Also, can I add that my respect for Vince Cable and his very measured comments on this sad situation had increased immensly.

  • Comment number 15.

    At the end of day, it had nothing whatsoever to do with David Laws' sexuality, but everything to do with his false expenses claims. Sadly, it seems the result is that the country has lost potentially one of the best Chief Secretaries of the Treasury for many years.

  • Comment number 16.

    Amen to that.

    Shame. Hope he's back soon.

  • Comment number 17.

    Sorry...if this had been a person on benefits attempting to claim that living under the same roof for years (and probably sleeping in the same bed) was basically a landlord / lodger 'relationship' the excuse would have been laughed out of court!

    To me, this is just another example of how people in Westminster don't in any way relate to people in the real world.

  • Comment number 18.

    I really dont understand how david laws a supposedly very able and intelligent man could possibly think he could get away with this.

    Even more so that with all the outrage over expenses that the incoming government didnt make sure before appointment that all its new ministers were cleaner than clean, and how did the claims department not notice,or is it as suspected a whitewash job thats being done.

  • Comment number 19.

    Whatever the ability of Mr Laws, and no matter that he felt unable to "out" his sexuality, the simple fact of the matter was that he abused the system, and it was made worse by the way his party campaigned on the premise they were above all the scandals of MP expenses.

  • Comment number 20.

    This comment was removed because the moderators found it broke the house rules. Explain.

  • Comment number 21.

    I think it was inevitable although as I have said before a great shame that such a talent has been lost. No one from the previous government felt it necessary to honourably stand down when they cover was blown and I believe they had far more cause i.e. Iraq, pornography and finally expenses. However, David Cameron did want a far more transparent government and if we are all to move forward in the present circumstances he had to lose this very capable man.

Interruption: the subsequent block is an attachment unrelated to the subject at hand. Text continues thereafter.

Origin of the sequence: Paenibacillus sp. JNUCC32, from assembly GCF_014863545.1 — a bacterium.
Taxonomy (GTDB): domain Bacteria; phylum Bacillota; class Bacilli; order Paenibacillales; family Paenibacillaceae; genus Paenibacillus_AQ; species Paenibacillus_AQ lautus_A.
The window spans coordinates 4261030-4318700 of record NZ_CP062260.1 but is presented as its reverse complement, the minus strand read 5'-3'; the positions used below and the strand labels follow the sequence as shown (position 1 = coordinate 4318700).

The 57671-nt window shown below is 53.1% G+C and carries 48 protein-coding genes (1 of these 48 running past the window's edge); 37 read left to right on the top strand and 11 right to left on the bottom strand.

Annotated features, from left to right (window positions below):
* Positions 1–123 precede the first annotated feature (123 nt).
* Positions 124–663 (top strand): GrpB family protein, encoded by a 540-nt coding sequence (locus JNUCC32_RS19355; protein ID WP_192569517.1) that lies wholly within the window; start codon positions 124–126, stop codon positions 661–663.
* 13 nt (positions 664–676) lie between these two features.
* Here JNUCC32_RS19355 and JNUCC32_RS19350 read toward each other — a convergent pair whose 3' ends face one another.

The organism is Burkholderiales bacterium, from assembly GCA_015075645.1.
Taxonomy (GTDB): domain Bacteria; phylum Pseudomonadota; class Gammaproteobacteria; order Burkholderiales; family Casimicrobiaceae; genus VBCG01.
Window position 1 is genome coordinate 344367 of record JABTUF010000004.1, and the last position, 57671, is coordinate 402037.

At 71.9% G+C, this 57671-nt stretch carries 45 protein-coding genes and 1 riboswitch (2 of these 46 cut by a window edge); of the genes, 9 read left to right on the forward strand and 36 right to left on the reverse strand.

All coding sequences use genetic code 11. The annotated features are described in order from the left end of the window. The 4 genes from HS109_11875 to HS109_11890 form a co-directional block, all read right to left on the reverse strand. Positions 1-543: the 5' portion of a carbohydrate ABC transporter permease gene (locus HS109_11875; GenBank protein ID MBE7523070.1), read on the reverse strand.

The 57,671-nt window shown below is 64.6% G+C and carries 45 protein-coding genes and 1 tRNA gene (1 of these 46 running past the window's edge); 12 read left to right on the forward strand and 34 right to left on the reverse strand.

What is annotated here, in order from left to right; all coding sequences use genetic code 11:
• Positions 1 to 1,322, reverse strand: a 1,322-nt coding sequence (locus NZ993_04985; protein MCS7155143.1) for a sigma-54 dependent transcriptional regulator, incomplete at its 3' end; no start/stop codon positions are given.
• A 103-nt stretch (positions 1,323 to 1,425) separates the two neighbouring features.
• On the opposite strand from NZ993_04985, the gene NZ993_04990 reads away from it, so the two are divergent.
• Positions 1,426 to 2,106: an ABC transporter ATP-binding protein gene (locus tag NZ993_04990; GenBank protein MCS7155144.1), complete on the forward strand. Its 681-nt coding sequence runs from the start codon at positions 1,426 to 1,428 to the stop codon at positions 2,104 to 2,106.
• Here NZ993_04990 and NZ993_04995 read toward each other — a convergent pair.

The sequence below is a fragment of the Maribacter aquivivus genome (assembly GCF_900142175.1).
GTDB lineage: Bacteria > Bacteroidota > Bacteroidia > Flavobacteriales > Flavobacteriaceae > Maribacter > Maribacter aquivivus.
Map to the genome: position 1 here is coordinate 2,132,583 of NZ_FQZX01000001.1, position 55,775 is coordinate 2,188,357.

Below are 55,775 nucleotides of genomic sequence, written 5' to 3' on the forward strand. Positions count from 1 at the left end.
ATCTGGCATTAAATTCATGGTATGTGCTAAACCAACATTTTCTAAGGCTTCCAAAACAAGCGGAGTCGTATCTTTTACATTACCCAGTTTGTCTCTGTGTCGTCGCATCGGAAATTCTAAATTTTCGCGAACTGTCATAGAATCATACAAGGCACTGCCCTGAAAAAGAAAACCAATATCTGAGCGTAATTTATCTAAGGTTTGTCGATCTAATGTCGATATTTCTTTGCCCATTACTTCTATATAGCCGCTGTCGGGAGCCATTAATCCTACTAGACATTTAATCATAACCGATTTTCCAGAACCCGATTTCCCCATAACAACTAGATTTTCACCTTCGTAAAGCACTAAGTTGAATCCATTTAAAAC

I do hope that the witch hunt type of journalism will gradually leave the stage as I for one am utterly sick of this very sleazy type of reporting. Let us hope that the media will finally listen to the fact that this coalition is so far very popular and start to look towards quality journalism which will support rather than destroy. I still cannot quite understand why journalists want to attack the coalition instead giving them a chance to prove they can actually get this country back on its feet. I wonder if they have lost the art of good reporting or if they really do believe that joe public is only interested in destroying lives.

  • Comment number 22.

    He was a promising MP and Minister, you do wonder though at the irony of the "whiter than white" LibDems perhaps offering the downfall of the coalition.

    Cameron should grab Clegg by the collar and politely ask if there are any more skeletons in the closets, or any more unopened closets that might have some dirty washing tucked away, perhaps?

    He's gay, big deal, but to use taxpayers money to hide the fact is not on. And that's the problem. Personally I'd forgive him because I think, so far, he's come across pretty well. But I fear the majority of taxpayers won't.

    I'd like to see him back later in the parliament, if we can forgive (or forget) that toad Mandy......


  • Comment number 23.

    David Laws may have claimed £950 a month for London rent, but how much would a London mortgage have cost the taxpayer? How much would the mortgage on his Somerset house cost the taxpayer? At the end of the day it wouldn't surprise me to find the taxpayer saved money because of the way David Laws' housing claims were made to hide his sexuality from the stupidity of homophobia. With his background in banking his value as Treasury Secretary will be a bigger loss to the country in a time of emergency.